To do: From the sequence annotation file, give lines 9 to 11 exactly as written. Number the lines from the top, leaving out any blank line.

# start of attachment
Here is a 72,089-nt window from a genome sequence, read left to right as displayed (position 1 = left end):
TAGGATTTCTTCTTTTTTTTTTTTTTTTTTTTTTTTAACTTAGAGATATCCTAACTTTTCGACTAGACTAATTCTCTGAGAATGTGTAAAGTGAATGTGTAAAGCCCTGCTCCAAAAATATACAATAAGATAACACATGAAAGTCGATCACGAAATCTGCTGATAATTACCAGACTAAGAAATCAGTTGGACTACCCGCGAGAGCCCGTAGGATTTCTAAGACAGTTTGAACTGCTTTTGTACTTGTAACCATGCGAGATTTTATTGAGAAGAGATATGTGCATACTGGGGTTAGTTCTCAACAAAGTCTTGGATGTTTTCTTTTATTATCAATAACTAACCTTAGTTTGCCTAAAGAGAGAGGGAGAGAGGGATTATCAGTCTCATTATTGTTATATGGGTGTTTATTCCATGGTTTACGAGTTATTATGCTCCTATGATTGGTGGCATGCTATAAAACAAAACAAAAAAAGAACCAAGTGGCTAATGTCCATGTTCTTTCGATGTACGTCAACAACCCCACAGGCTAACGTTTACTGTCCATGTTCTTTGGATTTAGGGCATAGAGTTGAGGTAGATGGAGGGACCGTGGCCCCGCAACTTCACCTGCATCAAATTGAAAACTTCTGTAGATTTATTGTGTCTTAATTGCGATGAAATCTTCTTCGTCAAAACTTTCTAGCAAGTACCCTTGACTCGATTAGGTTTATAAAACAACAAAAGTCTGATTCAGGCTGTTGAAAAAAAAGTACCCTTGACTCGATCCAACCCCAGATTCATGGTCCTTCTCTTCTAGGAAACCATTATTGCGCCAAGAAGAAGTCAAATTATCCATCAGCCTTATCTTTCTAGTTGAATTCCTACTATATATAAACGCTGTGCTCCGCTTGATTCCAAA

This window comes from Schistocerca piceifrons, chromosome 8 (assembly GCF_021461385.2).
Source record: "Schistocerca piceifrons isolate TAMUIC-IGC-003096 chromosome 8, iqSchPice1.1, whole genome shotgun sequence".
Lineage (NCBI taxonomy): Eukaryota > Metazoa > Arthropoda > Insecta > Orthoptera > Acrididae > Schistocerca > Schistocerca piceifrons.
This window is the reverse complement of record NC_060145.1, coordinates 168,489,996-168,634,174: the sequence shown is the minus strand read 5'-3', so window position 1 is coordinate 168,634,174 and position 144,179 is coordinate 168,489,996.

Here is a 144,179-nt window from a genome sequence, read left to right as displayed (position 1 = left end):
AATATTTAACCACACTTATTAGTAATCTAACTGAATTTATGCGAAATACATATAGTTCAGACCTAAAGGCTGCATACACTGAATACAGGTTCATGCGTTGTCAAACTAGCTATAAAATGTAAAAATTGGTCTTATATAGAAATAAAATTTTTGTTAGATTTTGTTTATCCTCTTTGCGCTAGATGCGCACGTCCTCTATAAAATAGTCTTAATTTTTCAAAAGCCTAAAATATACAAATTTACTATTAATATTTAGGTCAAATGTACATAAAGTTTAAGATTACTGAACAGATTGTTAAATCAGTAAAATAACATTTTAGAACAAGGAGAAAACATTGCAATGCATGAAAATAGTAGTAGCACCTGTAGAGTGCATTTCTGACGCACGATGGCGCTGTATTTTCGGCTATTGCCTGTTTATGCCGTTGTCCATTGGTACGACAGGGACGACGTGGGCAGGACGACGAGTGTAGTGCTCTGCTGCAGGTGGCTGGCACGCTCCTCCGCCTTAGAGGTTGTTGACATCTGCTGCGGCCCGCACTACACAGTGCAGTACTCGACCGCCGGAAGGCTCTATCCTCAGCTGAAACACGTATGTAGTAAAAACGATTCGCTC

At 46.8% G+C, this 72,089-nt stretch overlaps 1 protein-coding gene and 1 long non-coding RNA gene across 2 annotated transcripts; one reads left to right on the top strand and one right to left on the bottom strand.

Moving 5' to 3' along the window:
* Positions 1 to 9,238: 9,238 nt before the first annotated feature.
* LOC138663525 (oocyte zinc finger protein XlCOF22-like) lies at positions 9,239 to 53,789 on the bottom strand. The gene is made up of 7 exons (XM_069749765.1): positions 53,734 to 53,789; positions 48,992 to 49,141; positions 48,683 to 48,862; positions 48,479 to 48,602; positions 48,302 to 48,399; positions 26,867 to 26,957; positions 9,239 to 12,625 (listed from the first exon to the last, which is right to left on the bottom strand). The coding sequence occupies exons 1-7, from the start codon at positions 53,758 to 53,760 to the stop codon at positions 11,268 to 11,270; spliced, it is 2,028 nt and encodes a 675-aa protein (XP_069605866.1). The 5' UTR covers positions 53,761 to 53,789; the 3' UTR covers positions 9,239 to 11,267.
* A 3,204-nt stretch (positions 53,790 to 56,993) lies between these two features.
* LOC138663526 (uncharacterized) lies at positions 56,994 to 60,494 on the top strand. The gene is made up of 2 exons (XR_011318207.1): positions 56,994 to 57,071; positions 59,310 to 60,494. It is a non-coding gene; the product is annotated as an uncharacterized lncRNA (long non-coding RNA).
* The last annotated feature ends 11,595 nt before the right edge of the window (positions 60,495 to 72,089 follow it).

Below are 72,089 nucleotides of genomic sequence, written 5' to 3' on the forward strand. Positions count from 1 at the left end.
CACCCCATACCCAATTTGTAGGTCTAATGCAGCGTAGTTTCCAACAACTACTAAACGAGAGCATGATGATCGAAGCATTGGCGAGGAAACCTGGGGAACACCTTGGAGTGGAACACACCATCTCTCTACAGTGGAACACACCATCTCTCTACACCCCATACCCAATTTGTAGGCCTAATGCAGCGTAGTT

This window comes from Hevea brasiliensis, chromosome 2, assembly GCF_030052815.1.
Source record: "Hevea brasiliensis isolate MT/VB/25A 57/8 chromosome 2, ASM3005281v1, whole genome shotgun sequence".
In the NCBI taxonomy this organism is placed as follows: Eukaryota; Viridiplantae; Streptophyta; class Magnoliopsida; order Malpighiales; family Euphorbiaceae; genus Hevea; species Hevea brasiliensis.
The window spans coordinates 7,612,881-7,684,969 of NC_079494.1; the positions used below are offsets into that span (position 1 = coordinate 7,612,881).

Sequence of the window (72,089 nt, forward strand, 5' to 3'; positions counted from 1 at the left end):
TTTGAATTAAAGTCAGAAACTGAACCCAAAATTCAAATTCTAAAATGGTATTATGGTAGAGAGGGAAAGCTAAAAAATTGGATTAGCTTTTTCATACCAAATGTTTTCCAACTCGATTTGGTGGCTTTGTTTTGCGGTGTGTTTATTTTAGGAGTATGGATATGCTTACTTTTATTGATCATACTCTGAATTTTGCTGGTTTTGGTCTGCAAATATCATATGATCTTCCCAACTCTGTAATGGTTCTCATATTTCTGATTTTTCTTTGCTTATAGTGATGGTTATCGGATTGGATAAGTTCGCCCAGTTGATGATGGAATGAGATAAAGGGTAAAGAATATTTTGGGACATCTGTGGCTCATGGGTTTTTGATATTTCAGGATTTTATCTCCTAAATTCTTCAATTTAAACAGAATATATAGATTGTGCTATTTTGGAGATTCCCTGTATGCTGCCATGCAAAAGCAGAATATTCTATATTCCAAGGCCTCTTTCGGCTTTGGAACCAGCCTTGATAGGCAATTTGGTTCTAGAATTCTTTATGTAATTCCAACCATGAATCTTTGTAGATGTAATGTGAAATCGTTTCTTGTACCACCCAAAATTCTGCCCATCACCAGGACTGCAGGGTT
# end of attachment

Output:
At 46.8% G+C, this 72,089-nt stretch overlaps 1 protein-coding gene and 1 long non-coding RNA gene across 2 annotated transcripts; one reads left to right on the top strand and one right to left on the bottom strand.

Moving 5' to 3' along the window:
* Positions 1 to 9,238: 9,238 nt before the first annotated feature.